Pollsters ‘herding’ together could be one reason that they failed to accurately predict the outcome of last year’s general election, according to an official report.

Investigators say that they found a surprising lack of variability across the polls.

'Herding' describes a phenomenon where firms produce results that closely match one another.

The independent inquiry, set by the British Polling Council and the Market Research Society, found that the main problem was that companies polled the wrong people.

This meant that they systematically over-represented Labour voters and under-representation Tory supporters.

The ‘weighting’ that all polling organisations do – to ensure a sample of 1,000 people more accurately reflects the voting public – did not effectively deal with the original errors, preliminary findings show to be published today show.

But the report's authors were also unable to rule out “herding”.

They added, however, that it not necessarily imply malpractice on the part of polling companies.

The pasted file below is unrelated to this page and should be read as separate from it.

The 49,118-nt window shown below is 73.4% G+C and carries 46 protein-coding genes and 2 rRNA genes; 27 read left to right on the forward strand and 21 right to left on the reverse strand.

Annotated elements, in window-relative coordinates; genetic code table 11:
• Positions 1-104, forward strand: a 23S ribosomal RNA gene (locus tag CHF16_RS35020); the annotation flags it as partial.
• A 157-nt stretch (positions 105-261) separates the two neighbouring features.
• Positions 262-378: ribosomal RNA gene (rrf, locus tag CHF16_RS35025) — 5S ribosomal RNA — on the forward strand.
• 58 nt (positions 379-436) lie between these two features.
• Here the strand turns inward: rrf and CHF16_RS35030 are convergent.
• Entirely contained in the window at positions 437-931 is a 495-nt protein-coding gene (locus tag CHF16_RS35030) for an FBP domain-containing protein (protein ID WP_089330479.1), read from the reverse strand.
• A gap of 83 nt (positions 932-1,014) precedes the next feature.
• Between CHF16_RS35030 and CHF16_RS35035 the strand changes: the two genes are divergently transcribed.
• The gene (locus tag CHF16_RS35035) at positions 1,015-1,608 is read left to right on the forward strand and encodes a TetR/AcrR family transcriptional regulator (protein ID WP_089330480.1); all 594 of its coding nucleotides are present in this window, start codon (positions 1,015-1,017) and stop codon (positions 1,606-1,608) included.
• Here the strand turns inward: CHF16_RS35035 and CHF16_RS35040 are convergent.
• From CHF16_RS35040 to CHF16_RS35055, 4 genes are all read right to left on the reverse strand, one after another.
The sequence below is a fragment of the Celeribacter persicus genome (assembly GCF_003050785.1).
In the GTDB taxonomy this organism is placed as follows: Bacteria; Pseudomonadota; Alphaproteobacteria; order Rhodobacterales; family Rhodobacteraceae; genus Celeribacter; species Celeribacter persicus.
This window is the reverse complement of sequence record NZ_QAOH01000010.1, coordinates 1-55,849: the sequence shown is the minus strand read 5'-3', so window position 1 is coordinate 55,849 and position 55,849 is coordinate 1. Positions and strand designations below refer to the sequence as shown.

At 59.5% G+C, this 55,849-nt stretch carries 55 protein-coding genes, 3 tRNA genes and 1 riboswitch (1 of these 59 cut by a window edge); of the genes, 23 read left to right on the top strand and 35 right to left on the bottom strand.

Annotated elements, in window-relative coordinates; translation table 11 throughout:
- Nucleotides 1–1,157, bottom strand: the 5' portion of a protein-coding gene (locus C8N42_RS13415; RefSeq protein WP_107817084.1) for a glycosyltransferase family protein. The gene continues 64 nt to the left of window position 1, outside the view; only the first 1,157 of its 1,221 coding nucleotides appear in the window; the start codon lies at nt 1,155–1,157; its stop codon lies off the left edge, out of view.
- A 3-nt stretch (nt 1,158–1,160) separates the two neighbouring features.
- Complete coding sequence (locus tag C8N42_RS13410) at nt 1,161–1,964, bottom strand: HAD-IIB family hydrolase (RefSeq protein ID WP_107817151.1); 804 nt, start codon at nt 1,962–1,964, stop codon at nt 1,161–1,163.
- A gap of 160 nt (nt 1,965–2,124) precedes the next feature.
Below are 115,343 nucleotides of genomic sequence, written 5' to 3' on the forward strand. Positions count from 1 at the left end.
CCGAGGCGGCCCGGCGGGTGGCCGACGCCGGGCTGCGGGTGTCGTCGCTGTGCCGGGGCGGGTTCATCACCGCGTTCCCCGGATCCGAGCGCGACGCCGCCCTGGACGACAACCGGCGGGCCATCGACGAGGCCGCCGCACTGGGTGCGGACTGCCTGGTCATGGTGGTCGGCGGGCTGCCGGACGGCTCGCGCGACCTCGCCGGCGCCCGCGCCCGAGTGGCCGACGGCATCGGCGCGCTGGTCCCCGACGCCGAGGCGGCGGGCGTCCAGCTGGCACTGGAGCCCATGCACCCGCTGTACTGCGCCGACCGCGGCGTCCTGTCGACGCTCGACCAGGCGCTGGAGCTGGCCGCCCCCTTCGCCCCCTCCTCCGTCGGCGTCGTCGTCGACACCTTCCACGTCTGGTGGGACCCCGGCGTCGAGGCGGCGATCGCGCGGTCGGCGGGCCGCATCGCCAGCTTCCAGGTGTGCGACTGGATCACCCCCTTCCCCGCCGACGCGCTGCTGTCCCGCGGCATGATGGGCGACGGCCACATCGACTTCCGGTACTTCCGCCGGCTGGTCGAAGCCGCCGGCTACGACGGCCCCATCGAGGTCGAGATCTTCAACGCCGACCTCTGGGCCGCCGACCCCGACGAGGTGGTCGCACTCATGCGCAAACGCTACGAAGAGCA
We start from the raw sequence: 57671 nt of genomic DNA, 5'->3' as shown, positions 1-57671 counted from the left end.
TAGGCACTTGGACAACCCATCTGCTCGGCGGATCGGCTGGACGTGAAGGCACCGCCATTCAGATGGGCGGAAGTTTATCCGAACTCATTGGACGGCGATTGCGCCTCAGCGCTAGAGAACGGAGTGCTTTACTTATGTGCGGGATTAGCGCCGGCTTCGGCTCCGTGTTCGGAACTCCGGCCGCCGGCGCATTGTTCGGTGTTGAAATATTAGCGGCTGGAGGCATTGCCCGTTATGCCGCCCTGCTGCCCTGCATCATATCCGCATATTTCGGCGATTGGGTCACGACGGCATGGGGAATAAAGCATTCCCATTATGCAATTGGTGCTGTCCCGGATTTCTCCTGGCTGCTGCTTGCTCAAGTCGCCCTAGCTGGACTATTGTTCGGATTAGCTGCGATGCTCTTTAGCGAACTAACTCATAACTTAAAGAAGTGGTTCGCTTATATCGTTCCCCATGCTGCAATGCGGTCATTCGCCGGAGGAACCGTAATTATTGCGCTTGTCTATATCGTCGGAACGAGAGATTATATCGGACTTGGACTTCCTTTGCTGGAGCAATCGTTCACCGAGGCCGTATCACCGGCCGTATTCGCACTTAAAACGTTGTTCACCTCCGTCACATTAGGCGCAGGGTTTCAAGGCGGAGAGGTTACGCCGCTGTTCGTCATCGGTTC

Labour peer Lord Foulkes said that the findings "vindicated" his call for the sector to be regulated.

The report found that in the run up to last May's vote the size of the Conservative lead was significantly under-estimated, with all the final polls suggesting a ‘dead heat’.

The findings will be presented at the Royal Statistical Society in London.

Other factors, such as question wording and order, made at most, a "modest contribution", according to the report.

While there was “inconsistent” evidence of a late swing - where people changed their vote between the final polls and election day – if there it “only accounted for a small amount of the total polling error”.

Professor Sturgis, the professor of research methodology at the University of Southampton, who chaired the investigation, said: “There have been many theories and speculations about what went wrong in 2015 but, having considered the available evidence, the inquiry panel has concluded that the ways in which polling samples are constructed was the primary cause of the polling miss”.